The National Planning Policy Framework and National Planning Practice Guidance encourage investment in the Build to Rent sector and do not require a Registered Provider to be involved. The New London Plan is supportive of affordable housing, requesting 35% affordable in new developments. An MHCLG representative expanded on this, stating that national policy asked for 20% of units on new developments to be affordable, and for these affordable units to be 20% discounted from market rate.
An overview of experience with three London boroughs, was given by Dolphin to initiate discussion. This highlighted the differences between London boroughs on their focus on either intermediate or social housing, the percentage of affordable that boroughs are requesting, the length of covenants and the potential tenant waiting lists. This inconsistency across boroughs can present problems with attracting investors. One investor / developer echoed this sentiment, talking through their experience with a London borough and the negotiations on massing, design and tenure split during pre-apps to reach the point where they are ready to submit for planning. It was advised that upfront communication with all parties is key from the beginning so that goals are aligned. Affordable units should be pepper-potted throughout schemes to create mixed communities and avoid a sense of segregation or the idea of ‘poor doors’. One provider commented that they have introduced a sub service charge to tenants in a scheme, so that they can access facilities such as gyms where the operational costs mean that they cannot be subsidised by the operator or market-rent tenants. Other providers choose to not provide any such amenities due to the costs.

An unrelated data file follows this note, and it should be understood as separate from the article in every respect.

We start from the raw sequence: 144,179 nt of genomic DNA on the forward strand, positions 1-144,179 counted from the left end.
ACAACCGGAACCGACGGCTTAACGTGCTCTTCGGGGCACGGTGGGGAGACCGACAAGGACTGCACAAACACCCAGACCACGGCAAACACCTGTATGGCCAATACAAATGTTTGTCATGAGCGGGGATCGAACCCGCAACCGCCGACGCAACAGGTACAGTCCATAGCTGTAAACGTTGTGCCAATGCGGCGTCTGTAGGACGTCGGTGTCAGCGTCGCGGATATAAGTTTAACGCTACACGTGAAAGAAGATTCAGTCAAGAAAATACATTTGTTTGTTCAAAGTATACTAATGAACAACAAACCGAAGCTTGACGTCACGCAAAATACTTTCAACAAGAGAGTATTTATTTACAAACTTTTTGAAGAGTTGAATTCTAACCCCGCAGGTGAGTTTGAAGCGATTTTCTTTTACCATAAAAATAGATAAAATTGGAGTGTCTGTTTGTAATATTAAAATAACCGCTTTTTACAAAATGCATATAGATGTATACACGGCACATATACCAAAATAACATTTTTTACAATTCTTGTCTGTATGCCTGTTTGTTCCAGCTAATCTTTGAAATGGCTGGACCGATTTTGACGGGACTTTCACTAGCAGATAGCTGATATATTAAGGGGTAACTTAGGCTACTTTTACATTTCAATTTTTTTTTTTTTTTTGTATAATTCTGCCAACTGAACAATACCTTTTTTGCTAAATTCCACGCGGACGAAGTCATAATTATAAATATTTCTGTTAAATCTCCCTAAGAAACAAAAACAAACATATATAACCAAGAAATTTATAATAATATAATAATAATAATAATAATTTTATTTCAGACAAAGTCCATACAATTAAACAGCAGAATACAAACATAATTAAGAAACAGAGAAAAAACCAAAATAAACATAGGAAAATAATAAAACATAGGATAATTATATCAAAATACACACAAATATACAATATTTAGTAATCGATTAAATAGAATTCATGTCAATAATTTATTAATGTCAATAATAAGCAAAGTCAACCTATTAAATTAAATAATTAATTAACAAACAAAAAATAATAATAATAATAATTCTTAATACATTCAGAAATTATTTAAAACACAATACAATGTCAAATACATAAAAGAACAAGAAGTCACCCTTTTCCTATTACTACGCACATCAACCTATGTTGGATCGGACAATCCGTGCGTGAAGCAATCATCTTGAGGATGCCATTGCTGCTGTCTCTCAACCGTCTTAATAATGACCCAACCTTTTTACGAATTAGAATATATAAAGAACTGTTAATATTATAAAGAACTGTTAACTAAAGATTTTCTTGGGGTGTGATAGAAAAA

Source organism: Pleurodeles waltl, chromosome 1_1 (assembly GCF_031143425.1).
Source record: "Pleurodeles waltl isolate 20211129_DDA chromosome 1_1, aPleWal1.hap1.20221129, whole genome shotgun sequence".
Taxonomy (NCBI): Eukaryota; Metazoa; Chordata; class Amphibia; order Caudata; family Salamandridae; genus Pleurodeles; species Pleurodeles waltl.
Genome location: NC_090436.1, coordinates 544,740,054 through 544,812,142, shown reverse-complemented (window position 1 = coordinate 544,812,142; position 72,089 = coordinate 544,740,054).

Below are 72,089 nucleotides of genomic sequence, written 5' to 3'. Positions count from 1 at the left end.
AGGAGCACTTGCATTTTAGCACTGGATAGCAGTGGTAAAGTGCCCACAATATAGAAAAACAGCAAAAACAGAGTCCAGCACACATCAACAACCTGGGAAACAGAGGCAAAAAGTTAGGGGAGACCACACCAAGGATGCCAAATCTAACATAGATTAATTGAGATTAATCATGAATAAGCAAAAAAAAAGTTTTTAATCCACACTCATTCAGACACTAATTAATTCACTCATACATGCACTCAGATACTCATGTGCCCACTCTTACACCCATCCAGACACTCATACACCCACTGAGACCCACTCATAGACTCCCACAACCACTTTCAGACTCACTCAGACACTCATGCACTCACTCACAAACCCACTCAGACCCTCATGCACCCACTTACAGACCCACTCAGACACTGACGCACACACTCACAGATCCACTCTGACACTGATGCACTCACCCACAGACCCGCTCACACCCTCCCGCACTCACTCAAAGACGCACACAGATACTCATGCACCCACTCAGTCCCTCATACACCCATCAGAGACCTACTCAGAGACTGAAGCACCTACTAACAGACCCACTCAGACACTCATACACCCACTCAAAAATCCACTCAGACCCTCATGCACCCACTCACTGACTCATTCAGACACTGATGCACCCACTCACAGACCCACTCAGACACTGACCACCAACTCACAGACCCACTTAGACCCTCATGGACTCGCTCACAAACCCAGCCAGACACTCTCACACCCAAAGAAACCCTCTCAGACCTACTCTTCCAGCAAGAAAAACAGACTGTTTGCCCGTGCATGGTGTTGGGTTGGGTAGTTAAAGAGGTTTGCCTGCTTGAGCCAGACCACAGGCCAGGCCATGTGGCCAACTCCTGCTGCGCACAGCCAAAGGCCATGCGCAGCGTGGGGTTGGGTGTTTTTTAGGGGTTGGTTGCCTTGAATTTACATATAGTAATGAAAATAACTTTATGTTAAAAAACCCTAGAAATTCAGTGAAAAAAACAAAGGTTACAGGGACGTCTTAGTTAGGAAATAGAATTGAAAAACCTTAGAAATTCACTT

Who are submarket rent homes for?
The average household income in London is £43,000; Dolphin Living provide the majority of their accommodation to households with an income of £30,000 – £60,000, with the average being £45,000. Amro Partners echoed this target income level. Profiling of customers helps confirm organisations are meeting their objectives and providing value to communities. Assessing the household type also helps inform future designs.
Innovation and new ideas in sub-market rent
Dolphin Living shared that they use the Joseph Rowntree Minimum Income Standard to assess affordability, which seems to result in a more accurate representation of what tenants can afford to pay in rent whilst still having a decent standard of living. This approach is used for Dolphin’s Personalised Rent product, and Homegroup have done something similar in linking rents to affordability.
The roundtable also discussed the benefits of technology in creating better homes for both the tenants and the landlords. PropTech is an increasingly important sector, and such smart technology helps improve efficiencies, understand the wellness of tenants and provides cost effective monitoring systems. As advancements are made there is a greater need to set sector standards, and developers will need to start considering the benefit of a sinking fund for future technology assessments of their developments. Sharing common data for tenants, landlords and investors on a dashboard helps the understanding and effectivity of a scheme.
Innovation in funding is also important within the Build to Rent sector, and Legal & General have demonstrated this with their scheme in Croydon.
The roundtable concluded with a comment on the significant interest in the submarket rent sector, and the increased demand especially in London; such schemes provide value and add to both the economy and the community.